“Wish I could split”, I say out loud. Doesn’t matter, I am the only one there. Hector, my 19-year old nightshift partner, hasn’t turned up and I am there by myself, manning the joint alone. Ben, the owner had made noises about coming over and giving me a hand but it is the middle of the week and there is no rush

My eyes fell on those yummy falafels under the counter. I took two out, heated them in the microwave, slapped a dollop of humus on the side and sat down in a corner with a plastic fork. I was kidding myself of course. I wouldn’t split, I needed this job. And the graveyard shift, 10 to 6, was the only one possible, what with the French course running till 9.15pm.

It was now 4.30am. The drunks from the bars down the road had staggered in, gorged and left. The drug-addled fences trying to hawk GPSs and cameras were gone. This was the downest part of downtown. Any downer and you would poke through in China. You could get anything you wanted here at a price.

An old woman came in with a scrawny homeless guy in tow. She held out a tenner and said,” Please, can you prepare a full plate for this man here? He was sitting outside the metro. I have to rush, thanks.” She flashed a smile and made an immediate exit.

Soon as the lady left, the guy stepped forward and said, “I don’t want no chow, man, just give me the dough she gave you, okay?” No skin off my back, I passed the tenner to him and he shuffled out. I rose and locked the front entrance doors after him and brewed myself a coffee.

We always locked up after 4.30am for security reasons. The restaurant would still be open for business, but you would have to pass my scrutiny, to be able to enter. This was an all-night joint in a scary part of town, closing only from 6am to 7am for a thorough clean-up, which meant doing the dishes, cleaning, sweeping, mopping and cleaning out the toilets (you should have seen the state that the drunks left the toilets in). With Hector absent, all this would be accomplished by yours truly in the morning before I closed up and left.

I was sitting well back in the shadows of a recess next to the cash register and as I sipped from my mug a wave of melancholy swept over me. Last week, the money we had brought along with us had run out and there was still no decent job in sight. We had been forced to down-size to a tiny one-room cubbyhole. When you folded down the bed, your nose bumped against the kitchen counter. On Fridays, our neighbors, a Pakistani family, cooked biryani. Fridays smelt good. Better than the tinned stuff we opened day after day.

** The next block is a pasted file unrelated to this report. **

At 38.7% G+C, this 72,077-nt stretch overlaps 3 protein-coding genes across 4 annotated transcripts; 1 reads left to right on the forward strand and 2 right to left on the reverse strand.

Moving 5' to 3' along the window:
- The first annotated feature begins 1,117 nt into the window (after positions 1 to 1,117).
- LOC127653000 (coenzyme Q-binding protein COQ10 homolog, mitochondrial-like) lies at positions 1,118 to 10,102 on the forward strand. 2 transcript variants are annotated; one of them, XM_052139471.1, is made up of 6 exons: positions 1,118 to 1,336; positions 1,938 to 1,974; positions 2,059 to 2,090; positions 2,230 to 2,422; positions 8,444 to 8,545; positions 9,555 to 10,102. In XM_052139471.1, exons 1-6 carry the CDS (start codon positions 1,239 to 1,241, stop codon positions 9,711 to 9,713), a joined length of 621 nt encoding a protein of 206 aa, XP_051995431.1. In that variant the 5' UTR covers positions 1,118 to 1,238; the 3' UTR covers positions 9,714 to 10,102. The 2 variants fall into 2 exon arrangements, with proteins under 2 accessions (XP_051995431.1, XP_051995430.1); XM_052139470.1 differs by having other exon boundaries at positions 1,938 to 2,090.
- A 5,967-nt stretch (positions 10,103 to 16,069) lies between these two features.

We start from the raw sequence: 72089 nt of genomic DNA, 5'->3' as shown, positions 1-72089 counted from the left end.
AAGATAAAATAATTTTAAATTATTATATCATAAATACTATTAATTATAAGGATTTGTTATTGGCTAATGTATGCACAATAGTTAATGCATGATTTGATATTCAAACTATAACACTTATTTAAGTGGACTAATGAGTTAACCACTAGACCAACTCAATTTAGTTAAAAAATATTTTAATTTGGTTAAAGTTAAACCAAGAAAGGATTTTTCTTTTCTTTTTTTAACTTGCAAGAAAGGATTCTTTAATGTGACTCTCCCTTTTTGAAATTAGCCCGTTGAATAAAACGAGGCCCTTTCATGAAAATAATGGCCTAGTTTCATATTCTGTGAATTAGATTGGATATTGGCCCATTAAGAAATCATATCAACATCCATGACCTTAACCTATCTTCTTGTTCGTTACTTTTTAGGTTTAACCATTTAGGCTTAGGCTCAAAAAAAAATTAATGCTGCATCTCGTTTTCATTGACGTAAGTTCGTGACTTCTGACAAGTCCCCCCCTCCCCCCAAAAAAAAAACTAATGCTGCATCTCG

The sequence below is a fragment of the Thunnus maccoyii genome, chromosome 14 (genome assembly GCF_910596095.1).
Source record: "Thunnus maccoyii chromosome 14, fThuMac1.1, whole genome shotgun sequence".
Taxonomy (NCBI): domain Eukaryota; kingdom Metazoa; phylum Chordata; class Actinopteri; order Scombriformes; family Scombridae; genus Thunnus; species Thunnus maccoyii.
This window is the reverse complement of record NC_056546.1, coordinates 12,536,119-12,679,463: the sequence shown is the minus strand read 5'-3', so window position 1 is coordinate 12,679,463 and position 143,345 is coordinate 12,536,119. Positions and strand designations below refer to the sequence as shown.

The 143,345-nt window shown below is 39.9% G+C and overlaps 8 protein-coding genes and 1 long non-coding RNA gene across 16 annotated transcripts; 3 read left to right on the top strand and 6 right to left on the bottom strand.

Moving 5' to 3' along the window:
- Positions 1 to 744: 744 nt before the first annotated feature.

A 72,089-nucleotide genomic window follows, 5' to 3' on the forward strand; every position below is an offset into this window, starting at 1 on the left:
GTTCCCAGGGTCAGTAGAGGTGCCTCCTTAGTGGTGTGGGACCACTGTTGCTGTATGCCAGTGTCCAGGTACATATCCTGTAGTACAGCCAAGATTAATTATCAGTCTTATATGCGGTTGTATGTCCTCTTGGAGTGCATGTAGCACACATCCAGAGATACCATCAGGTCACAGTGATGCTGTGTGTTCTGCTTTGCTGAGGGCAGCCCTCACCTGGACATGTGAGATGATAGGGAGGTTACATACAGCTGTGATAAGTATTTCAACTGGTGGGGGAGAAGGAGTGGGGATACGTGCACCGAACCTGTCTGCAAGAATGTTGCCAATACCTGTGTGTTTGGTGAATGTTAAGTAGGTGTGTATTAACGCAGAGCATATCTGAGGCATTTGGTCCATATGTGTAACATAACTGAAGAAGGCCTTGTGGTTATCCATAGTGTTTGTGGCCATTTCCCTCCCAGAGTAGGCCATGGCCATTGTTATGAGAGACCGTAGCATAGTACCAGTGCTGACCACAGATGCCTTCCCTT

Was that cubbyhole going to be home from now? Was this going to be the way the rest of my life would slip by? What was home? Even as a teenager in India, I found that a hard one to answer. The question then was – was my father’s house home? Or was home my mother’s little room in the ashram where she lived? Or was it my uncles’ house in Kolkata? Why was it always so difficult to figure out what to write in the field “permanent address” when I had to fill in forms back then? What exactly was home? God, I hated that question then and I hate that question now and I am jealous of folks who are lucky enough to have a simple answer to it.

And here I was. The fact that there were more PhDs among my restaurant waiter immigrant colleagues than inside McGill, prevented me from plunging into complete withdrawal and defeat.

I must have dozed off, I don’t know for how long. But as I sat in the shadows, my tired eyes began to notice this hooded form of a person. He was leaning against the locked glass doors, while around him the blizzard had turned into raw mayhem.

The figure outside the glass was rocking back and forth. I couldn’t trust my eyes but he appeared to be in just a T-shirt. Hands outstretched, he was trying to tap on the glass and steady himself at the same time, against the howling wind. As I hurried toward the front doors, a voice inside me began telling me I was being a schmuck. This could be a hold-up and I shouldn’t be opening the door to this creep. I should be calling 911 instead. There must have been around a grand in the till. On the Main, restaurant servers got shot for much less.

As I approached the door, a sudden gust sent the man sprawling on the sidewalk. His cap went flying and his hood came off and a mass of auburn hair cascaded out. It was not a he, it was a she and as she lurched back up to the glass, I noted that she had only socks on.

Scrambling desperately I unlocked the doors and they swung open with such force that I was knocked clean off my feet. I got up, ran across and helped her in from the blizzard. And then, pushing my whole weight against the doors, I slammed them shut.

She was cold, real cold and as I held her, she shivered uncontrollably. I sat her down and brought in the spare hooded parka from the employees’ closet and draped it round her. She smelt awful but I somehow managed to hold her tight allowing her body to get warm. Gradually the shivering passed.